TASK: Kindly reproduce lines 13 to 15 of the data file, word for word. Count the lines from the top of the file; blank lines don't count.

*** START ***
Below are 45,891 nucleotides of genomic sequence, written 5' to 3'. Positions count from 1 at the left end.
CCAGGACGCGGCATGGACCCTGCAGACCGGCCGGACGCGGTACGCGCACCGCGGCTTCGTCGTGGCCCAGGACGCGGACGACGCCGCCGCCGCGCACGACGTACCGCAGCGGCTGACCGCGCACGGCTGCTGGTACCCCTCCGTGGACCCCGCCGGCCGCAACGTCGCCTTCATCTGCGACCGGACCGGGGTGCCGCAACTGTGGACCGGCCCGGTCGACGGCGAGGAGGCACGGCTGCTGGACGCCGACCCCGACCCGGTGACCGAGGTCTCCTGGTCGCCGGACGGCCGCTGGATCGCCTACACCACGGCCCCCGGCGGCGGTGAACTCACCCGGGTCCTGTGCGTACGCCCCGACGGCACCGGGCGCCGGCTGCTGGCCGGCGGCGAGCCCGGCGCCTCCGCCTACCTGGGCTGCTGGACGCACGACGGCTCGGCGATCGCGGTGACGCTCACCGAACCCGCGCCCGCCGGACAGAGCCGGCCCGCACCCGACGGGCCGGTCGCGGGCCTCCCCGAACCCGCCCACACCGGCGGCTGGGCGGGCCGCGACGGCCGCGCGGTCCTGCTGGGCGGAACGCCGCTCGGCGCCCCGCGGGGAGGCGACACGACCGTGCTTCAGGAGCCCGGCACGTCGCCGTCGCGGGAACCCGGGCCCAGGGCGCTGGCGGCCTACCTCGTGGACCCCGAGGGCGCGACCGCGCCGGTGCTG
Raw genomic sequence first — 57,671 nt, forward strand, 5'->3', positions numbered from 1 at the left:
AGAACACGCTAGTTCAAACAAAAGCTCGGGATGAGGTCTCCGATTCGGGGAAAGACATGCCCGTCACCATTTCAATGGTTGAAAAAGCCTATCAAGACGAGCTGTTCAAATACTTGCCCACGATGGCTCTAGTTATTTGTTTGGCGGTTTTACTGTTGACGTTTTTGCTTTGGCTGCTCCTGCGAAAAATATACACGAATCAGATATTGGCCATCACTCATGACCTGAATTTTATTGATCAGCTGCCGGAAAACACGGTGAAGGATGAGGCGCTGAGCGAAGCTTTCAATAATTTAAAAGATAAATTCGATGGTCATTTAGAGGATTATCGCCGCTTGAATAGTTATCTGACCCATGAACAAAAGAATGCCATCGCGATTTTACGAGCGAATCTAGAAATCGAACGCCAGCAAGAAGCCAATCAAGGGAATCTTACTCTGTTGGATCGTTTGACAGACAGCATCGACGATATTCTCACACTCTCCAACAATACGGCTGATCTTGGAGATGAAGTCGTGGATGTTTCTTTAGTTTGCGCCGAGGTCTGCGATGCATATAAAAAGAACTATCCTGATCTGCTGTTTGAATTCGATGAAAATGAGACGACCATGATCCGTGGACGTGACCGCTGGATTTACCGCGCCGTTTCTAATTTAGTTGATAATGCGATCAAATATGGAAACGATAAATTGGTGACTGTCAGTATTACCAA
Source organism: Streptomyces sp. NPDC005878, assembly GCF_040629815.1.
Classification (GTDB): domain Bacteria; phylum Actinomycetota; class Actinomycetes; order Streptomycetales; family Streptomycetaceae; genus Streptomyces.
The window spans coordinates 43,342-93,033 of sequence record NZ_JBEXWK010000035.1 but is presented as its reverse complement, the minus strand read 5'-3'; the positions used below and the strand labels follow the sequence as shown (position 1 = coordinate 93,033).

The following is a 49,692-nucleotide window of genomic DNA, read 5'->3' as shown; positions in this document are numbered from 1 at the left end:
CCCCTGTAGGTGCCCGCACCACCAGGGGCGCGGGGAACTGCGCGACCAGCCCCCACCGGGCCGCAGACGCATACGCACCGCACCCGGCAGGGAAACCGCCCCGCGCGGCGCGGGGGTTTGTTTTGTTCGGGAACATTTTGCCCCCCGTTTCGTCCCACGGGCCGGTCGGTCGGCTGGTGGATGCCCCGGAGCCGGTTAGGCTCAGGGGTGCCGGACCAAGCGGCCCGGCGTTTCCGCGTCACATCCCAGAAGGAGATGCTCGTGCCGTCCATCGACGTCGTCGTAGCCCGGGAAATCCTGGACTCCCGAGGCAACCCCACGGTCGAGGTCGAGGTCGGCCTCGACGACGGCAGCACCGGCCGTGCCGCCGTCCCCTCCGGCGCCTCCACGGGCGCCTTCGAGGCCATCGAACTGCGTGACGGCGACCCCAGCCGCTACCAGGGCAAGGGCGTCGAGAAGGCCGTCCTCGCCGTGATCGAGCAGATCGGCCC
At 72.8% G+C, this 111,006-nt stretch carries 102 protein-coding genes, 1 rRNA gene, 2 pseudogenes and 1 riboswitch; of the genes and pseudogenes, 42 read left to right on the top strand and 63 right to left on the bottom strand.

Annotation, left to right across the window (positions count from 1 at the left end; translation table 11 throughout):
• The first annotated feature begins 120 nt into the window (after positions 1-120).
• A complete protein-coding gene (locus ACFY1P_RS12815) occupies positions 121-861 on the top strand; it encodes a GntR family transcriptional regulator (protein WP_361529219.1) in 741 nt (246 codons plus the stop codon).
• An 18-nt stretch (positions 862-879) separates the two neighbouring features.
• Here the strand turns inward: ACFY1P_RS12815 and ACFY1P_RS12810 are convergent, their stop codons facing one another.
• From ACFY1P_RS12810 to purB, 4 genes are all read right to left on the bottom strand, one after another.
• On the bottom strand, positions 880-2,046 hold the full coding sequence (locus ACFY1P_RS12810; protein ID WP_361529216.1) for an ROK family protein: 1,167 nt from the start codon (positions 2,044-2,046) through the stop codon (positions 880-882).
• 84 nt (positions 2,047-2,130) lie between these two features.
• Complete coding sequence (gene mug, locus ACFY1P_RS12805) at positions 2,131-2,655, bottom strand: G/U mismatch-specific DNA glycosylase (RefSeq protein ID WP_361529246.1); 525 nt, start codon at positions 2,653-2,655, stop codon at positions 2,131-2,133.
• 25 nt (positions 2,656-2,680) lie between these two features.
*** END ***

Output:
• A complete protein-coding gene (locus ACFY1P_RS12815) occupies positions 121-861 on the top strand; it encodes a GntR family transcriptional regulator (protein WP_361529219.1) in 741 nt (246 codons plus the stop codon).
• An 18-nt stretch (positions 862-879) separates the two neighbouring features.
• Here the strand turns inward: ACFY1P_RS12815 and ACFY1P_RS12810 are convergent, their stop codons facing one another.